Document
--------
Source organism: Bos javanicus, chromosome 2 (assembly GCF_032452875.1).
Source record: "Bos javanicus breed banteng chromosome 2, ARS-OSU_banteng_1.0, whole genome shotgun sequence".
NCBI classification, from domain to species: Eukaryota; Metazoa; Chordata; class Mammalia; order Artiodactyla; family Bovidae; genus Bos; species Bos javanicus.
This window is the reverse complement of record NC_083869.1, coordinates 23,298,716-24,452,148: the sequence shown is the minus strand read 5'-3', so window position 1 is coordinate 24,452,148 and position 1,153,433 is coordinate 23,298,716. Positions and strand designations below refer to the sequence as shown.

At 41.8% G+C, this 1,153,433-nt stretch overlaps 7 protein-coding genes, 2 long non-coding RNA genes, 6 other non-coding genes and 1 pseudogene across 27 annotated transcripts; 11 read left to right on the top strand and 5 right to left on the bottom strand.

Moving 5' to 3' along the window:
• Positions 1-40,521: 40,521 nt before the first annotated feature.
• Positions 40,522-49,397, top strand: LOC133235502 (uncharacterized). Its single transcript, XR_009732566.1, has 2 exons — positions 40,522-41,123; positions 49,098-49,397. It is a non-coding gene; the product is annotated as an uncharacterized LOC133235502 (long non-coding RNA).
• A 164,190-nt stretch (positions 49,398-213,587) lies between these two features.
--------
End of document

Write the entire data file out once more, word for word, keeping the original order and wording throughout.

Source organism: Bos javanicus, chromosome 2 (assembly GCF_032452875.1).
Source record: "Bos javanicus breed banteng chromosome 2, ARS-OSU_banteng_1.0, whole genome shotgun sequence".
NCBI classification, from domain to species: Eukaryota; Metazoa; Chordata; class Mammalia; order Artiodactyla; family Bovidae; genus Bos; species Bos javanicus.
This window is the reverse complement of record NC_083869.1, coordinates 23,298,716-24,452,148: the sequence shown is the minus strand read 5'-3', so window position 1 is coordinate 24,452,148 and position 1,153,433 is coordinate 23,298,716. Positions and strand designations below refer to the sequence as shown.

At 41.8% G+C, this 1,153,433-nt stretch overlaps 7 protein-coding genes, 2 long non-coding RNA genes, 6 other non-coding genes and 1 pseudogene across 27 annotated transcripts; 11 read left to right on the top strand and 5 right to left on the bottom strand.

Moving 5' to 3' along the window:
• Positions 1-40,521: 40,521 nt before the first annotated feature.
• Positions 40,522-49,397, top strand: LOC133235502 (uncharacterized). Its single transcript, XR_009732566.1, has 2 exons — positions 40,522-41,123; positions 49,098-49,397. It is a non-coding gene; the product is annotated as an uncharacterized LOC133235502 (long non-coding RNA).
• A 164,190-nt stretch (positions 49,398-213,587) lies between these two features.